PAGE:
A Life of Action “I call this my three stage jacket. It began about forty years ago as a very slim waistcoat that was given to me. I knitted a panel and put it into the back just to be able to fasten it together at the front, you see. And then about fifteen years ago I added sleeves and a collar and some trimmings. And then, only about five years ago, I became a bit too big to button it up so I added latchets across to the front so that I can fasten it.” (Figure 1)

She goes on to recommend (with others) that the fashion industry–and I would add, society at large–change from “ownership” to “usership”. Fletcher urges the fashion industry to design garments that require collaboration with the wearer; that can be used for more than one occasion or fashion period; that can be altered and passed down. I think that that applies to all objects. Before you bring an object in to your house, think about whether or not you would enjoy using it as opposed to whether or not you would enjoy having it. Changing your identity from an owner to a user opens up many possibilities for adaptation in the future.

Of course, it’s also your responsibility to develop (or find someone who has developed) the technical skills to make those adaptions such as knitting, gluing, composting, and hammering. It also means you are responsible for properly cleaning, maintaining, and storing your objects. This summer I was the recipient of a 50 year old cast iron pressure canner in near-mint condition because the original owner was meticulous about cleaning it. I mean: marine-level clean. It’s perfect. And now it’s my turn to keep it that way.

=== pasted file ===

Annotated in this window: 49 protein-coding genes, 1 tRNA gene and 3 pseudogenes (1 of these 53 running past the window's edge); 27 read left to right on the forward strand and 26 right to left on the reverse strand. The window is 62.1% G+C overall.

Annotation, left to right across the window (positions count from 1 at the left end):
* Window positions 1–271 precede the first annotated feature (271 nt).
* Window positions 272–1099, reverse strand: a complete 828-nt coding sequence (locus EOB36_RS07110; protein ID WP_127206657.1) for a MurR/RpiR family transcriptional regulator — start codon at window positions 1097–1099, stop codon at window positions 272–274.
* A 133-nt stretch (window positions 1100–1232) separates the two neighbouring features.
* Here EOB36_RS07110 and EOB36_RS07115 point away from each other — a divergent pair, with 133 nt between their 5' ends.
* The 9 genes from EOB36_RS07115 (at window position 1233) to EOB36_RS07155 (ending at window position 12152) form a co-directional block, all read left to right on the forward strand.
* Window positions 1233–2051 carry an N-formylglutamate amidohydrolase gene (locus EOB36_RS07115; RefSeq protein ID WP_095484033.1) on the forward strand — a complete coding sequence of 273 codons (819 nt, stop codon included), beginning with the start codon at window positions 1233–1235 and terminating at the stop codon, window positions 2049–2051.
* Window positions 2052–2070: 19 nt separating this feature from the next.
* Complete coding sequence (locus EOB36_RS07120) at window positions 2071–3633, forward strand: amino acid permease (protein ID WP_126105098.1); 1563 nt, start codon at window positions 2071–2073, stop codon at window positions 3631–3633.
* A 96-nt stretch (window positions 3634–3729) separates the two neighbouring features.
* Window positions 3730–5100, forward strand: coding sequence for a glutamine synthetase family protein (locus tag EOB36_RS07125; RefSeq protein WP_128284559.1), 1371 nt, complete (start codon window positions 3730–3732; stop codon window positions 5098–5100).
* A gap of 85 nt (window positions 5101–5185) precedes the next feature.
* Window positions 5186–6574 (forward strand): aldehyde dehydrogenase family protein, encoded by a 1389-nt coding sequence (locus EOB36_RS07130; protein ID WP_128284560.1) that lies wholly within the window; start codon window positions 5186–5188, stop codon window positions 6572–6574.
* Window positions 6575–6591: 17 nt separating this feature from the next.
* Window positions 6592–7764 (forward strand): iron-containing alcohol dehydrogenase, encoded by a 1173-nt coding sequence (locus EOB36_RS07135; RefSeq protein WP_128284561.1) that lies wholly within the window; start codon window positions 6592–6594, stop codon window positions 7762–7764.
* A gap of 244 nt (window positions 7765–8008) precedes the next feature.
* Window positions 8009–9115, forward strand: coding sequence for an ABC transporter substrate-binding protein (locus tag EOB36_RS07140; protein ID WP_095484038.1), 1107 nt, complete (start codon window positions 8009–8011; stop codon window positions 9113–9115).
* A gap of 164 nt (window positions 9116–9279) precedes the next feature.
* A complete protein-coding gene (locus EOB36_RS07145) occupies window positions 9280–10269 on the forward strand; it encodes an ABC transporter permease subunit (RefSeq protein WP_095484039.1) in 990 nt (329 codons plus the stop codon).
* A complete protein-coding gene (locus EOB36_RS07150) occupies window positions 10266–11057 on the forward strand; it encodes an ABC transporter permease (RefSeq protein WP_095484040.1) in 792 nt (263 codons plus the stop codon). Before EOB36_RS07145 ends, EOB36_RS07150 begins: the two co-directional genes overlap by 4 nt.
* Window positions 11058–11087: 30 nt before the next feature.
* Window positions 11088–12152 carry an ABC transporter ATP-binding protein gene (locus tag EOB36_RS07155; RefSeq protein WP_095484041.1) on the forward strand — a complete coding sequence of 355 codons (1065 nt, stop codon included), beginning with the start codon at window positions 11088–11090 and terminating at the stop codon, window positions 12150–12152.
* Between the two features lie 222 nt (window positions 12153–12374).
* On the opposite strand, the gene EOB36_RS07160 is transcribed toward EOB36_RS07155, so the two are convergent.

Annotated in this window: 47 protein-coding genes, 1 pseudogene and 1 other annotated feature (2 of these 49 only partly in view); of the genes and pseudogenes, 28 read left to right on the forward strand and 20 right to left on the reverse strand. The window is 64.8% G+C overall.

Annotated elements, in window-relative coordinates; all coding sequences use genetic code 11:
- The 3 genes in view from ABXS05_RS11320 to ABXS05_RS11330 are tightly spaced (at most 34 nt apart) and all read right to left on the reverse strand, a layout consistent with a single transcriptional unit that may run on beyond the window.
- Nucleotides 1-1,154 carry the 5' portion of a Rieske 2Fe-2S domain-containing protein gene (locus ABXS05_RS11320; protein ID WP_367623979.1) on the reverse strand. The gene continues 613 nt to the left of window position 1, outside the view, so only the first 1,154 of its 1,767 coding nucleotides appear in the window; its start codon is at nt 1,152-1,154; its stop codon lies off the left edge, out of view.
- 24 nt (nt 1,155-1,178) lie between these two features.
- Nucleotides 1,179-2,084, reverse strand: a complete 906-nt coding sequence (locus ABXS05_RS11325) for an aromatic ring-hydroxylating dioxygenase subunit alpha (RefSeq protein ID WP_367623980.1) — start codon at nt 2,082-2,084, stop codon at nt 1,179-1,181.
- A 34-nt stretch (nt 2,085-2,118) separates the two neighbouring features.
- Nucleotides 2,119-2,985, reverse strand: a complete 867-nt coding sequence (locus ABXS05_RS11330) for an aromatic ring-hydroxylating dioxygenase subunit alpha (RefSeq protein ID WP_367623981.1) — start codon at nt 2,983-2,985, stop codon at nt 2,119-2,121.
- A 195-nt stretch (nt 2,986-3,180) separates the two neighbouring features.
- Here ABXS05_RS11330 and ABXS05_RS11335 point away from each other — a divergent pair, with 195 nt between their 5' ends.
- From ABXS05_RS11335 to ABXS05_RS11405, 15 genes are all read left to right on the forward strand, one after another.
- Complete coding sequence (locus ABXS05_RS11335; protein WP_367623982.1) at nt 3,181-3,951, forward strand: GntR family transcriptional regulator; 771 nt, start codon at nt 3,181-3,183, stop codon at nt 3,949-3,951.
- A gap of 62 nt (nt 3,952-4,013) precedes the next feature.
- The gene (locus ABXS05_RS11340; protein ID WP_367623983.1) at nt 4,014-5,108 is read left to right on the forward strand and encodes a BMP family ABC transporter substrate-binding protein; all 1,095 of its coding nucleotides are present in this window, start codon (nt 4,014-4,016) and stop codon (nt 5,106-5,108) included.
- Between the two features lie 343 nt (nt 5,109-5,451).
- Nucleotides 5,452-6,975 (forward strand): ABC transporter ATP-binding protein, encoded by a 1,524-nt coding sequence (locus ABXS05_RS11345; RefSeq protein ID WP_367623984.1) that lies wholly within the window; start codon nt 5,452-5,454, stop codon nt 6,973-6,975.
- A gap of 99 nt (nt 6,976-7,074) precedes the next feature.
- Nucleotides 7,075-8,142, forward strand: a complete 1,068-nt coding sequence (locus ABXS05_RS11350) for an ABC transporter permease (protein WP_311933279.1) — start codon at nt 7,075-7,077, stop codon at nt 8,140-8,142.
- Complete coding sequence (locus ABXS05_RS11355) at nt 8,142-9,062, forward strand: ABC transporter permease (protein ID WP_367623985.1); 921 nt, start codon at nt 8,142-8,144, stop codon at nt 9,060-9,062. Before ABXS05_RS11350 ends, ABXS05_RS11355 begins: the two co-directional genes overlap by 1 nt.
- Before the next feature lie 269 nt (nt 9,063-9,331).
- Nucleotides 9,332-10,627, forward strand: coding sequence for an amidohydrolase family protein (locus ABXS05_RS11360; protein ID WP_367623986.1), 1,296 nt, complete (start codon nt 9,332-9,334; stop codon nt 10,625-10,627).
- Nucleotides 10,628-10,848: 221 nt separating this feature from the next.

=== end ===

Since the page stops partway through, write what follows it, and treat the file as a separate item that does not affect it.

But it’s all worth it. Just ask any crafter how much fun it is to reuse a thing you thought was dead.

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Credit: clothing designers CoolHunting
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On Militant Prepping

I have a problem with the militant style of prepping. What I like about survivalists is: their enthusiasm, ingenuity, vast practical and theoretical knowledge, and their willingness to discuss the possibility of apocalyptic events (where the human race is all but extinct). However, what I don’t like are proponents of a aggressive us-against-everyone-else attitude. Perhaps you know what I’m talking about. The people who spend a lot of time thinking about how to be the top dog in a dog-eat-dog world. People who know 9 ways to booby trap their house and have this by their beds: